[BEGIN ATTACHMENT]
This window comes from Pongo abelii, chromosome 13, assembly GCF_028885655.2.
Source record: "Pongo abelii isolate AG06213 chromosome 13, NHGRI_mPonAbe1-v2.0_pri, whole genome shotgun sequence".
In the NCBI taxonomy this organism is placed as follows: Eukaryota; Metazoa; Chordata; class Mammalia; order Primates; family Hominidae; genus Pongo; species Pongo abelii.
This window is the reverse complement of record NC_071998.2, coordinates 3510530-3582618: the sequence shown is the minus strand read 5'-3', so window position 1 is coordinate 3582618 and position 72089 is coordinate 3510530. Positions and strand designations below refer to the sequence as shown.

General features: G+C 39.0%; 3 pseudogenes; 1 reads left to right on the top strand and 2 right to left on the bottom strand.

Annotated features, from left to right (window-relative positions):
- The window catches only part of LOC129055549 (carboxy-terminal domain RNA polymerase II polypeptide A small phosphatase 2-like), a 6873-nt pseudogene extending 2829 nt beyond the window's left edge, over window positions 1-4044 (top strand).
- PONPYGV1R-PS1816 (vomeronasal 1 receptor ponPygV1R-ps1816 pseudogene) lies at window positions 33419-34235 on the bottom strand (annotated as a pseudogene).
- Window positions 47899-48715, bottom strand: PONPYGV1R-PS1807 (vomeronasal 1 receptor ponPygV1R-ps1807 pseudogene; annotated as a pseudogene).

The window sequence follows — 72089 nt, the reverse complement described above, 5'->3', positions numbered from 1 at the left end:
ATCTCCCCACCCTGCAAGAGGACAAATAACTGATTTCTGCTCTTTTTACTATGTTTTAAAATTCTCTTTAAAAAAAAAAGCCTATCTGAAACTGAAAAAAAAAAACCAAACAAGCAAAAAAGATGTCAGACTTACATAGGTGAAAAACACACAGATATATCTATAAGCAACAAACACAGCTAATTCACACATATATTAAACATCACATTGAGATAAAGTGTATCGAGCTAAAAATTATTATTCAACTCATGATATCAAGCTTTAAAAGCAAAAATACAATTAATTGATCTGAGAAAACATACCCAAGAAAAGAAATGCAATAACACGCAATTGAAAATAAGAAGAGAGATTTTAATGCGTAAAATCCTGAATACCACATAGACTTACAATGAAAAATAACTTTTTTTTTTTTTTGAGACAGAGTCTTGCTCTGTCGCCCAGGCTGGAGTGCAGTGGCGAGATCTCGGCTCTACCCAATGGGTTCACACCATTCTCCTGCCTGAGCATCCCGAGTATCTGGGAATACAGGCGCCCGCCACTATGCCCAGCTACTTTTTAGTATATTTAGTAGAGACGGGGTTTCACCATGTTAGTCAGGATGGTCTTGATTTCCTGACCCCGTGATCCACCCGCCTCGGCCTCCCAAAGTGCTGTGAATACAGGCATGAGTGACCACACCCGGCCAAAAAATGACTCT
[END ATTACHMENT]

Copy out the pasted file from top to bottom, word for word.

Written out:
This window comes from Pongo abelii, chromosome 13, assembly GCF_028885655.2.
Source record: "Pongo abelii isolate AG06213 chromosome 13, NHGRI_mPonAbe1-v2.0_pri, whole genome shotgun sequence".
In the NCBI taxonomy this organism is placed as follows: Eukaryota; Metazoa; Chordata; class Mammalia; order Primates; family Hominidae; genus Pongo; species Pongo abelii.
This window is the reverse complement of record NC_071998.2, coordinates 3510530-3582618: the sequence shown is the minus strand read 5'-3', so window position 1 is coordinate 3582618 and position 72089 is coordinate 3510530. Positions and strand designations below refer to the sequence as shown.

General features: G+C 39.0%; 3 pseudogenes; 1 reads left to right on the top strand and 2 right to left on the bottom strand.

Annotated features, from left to right (window-relative positions):
- The window catches only part of LOC129055549 (carboxy-terminal domain RNA polymerase II polypeptide A small phosphatase 2-like), a 6873-nt pseudogene extending 2829 nt beyond the window's left edge, over window positions 1-4044 (top strand).
- PONPYGV1R-PS1816 (vomeronasal 1 receptor ponPygV1R-ps1816 pseudogene) lies at window positions 33419-34235 on the bottom strand (annotated as a pseudogene).
- Window positions 47899-48715, bottom strand: PONPYGV1R-PS1807 (vomeronasal 1 receptor ponPygV1R-ps1807 pseudogene; annotated as a pseudogene).

The window sequence follows — 72089 nt, the reverse complement described above, 5'->3', positions numbered from 1 at the left end:
ATCTCCCCACCCTGCAAGAGGACAAATAACTGATTTCTGCTCTTTTTACTATGTTTTAAAATTCTCTTTAAAAAAAAAAGCCTATCTGAAACTGAAAAAAAAAAACCAAACAAGCAAAAAAGATGTCAGACTTACATAGGTGAAAAACACACAGATATATCTATAAGCAACAAACACAGCTAATTCACACATATATTAAACATCACATTGAGATAAAGTGTATCGAGCTAAAAATTATTATTCAACTCATGATATCAAGCTTTAAAAGCAAAAATACAATTAATTGATCTGAGAAAACATACCCAAGAAAAGAAATGCAATAACACGCAATTGAAAATAAGAAGAGAGATTTTAATGCGTAAAATCCTGAATACCACATAGACTTACAATGAAAAATAACTTTTTTTTTTTTTTGAGACAGAGTCTTGCTCTGTCGCCCAGGCTGGAGTGCAGTGGCGAGATCTCGGCTCTACCCAATGGGTTCACACCATTCTCCTGCCTGAGCATCCCGAGTATCTGGGAATACAGGCGCCCGCCACTATGCCCAGCTACTTTTTAGTATATTTAGTAGAGACGGGGTTTCACCATGTTAGTCAGGATGGTCTTGATTTCCTGACCCCGTGATCCACCCGCCTCGGCCTCCCAAAGTGCTGTGAATACAGGCATGAGTGACCACACCCGGCCAAAAAATGACTCT